As much as I would like to write some creative, catchy remark about the BlackBerry Storm hitting Capitol Hill, I'll refrain and get straight to the point. Anyone working in or near the US Government (or any business, for that matter) realizes the importance of a BlackBerry, particularly in today's tech-driven world. The device is second to none when it comes to rapidly firing off e-mails to colleagues and staying connected, thanks to the keyboard and push e-mail technology. So, when the Storm launched, staffers were eager to try the first touchscreen device made by RIM.
But their excitement quickly turned into frustration. Rodell Mollineau, communications staff director for Senate Majority Leader Harry Reid, highlighted one of the largest frustrations about the device for those that message frequently: “It’s not easy to send e-mails on that thing. It is not a good touch screen, and it’s not like the iPhone, where there are so many other great features to it.” One senior adviser on his team decided to purchase the device, even after hearing negative comments about it. Mollineau recalls walking in three days later to the staffer "slamming it down, saying, ‘I can’t get e-mail to work all right.'"
The same issues are plaguing the Republican side. Brian Walsh, communications director for the National Republican Senatorial Committee, kept his for as long as it took to order one of the older devices - a week and a half. “Look, BlackBerry's have become a critical form of communication, and when you are trying to pound out e-mail after e-mail in very rapid fashion, it is difficult when you have a device that takes a lot longer to type.” Rep. Jason Chaffetz, known for being a technology savvy member of Congress, echoed his comments. "I like the tactile nature of the actual keys."
The House Chief Administrative Officer's office is responsible for the implementation of technology on the Hill, and initially, the Storm passed the basic performance test that the group administers. However, after the complaints by staffers, CAO spokesman Jeff Ventura released the following statement:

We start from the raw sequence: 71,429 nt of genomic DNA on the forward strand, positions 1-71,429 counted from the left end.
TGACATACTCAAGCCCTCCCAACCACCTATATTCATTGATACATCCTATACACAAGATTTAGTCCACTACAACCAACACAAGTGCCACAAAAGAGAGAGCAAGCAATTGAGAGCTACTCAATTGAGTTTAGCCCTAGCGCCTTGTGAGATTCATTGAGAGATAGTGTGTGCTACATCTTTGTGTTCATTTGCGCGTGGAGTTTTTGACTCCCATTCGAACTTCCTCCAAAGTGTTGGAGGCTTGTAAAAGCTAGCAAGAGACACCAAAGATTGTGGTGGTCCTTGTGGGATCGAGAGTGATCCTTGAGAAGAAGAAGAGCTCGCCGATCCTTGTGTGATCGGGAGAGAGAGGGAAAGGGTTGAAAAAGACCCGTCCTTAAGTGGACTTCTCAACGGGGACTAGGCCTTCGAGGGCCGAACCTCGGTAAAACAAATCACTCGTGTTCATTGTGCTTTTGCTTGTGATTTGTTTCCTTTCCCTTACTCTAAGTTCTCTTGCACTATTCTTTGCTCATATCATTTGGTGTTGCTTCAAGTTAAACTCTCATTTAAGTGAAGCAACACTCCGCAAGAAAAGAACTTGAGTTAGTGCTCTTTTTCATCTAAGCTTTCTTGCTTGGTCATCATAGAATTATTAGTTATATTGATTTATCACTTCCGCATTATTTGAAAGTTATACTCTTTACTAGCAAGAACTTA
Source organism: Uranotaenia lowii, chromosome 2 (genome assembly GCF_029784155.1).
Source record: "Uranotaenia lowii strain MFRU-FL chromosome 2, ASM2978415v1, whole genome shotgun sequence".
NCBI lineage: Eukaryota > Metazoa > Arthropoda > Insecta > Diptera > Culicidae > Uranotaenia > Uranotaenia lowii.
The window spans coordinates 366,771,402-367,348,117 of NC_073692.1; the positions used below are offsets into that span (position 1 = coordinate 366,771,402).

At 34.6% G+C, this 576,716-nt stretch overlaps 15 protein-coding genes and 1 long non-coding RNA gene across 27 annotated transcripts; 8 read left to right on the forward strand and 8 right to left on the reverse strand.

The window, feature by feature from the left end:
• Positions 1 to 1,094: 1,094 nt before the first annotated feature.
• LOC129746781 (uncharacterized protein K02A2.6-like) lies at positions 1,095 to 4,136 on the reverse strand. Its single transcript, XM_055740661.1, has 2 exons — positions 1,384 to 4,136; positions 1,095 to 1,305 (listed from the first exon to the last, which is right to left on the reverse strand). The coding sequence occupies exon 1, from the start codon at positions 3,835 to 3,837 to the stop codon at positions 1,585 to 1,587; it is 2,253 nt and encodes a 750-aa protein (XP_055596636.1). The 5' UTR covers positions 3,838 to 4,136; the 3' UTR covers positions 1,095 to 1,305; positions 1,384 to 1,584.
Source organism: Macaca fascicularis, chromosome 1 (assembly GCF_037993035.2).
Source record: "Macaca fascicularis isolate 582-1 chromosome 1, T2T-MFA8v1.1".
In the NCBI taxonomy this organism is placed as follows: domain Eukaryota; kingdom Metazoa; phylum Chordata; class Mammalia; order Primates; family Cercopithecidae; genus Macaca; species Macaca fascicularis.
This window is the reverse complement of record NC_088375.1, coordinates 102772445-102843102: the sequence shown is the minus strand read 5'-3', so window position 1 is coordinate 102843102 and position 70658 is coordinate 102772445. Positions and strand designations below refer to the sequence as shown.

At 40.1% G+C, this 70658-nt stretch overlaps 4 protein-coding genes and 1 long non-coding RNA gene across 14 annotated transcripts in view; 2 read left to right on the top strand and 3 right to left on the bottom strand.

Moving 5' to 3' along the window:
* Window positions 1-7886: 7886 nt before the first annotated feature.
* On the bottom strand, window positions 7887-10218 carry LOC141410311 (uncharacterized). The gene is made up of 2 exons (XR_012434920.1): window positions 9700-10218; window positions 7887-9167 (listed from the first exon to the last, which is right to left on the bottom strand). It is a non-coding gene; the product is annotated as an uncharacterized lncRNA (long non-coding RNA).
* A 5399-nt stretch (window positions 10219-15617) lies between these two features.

“The Storm device is not ideal for certain users and has presented some valid functional challenges.”
Ventura's office has begun offering a class for those with the Storm, in hopes that they will become comfortable with the device and its features. His office still recommends that those interested in a touchscreen device carefully consider the pros and cons, however:
“The CAO strongly suggests that, before ordering the Storm, or phones with similar touch-screen capabilities, the customer become fully aware of a device’s limitations, particularly in an intensive work environment like the Hill.”
Of course, discouraging words such as those would never receive endorsement from the Verizon camp. Company spokeswoman Sherri Cunningham insists that the Storm is the company's best-selling BlackBerry to date. “We had lines out of door, and it continues to be one of the top sellers. There are some who love the touchscreen technology, and others are more wedded to that tactile feel. It really comes down to personal choice."
My take is this: the Storm is a device heavily geared towards media-centric consumers, not for those on Capitol Hill sending hundreds of e-mails daily. While Verizon's comments may hold water, I'm curious as to whether they're referring to the consumer side or the B2B accounts. Many interested in the Storm purchase the device without a realization of how fast they type. When we type a word - let's use "us" as an example - the finger is usually reaching down for the "s" as we're bringing up our finger from typing the "u." "Hunt and peck" is a thing of the past. Being a push touchscreen, the Storm doesn't recognize rapid finger gestures like a device with a physical keyboard does. If the screen is pushed in, then it's pushed in - it must be released before the next letter can be typed.
Much to the chagrin of RIM, when you hear Michael Steel, press secretary for House Minority Leader John Boehner wanting a BlackBerry Curve just so he can “avoid having to use the Storm,” one can see the disdain coming from business-oriented users.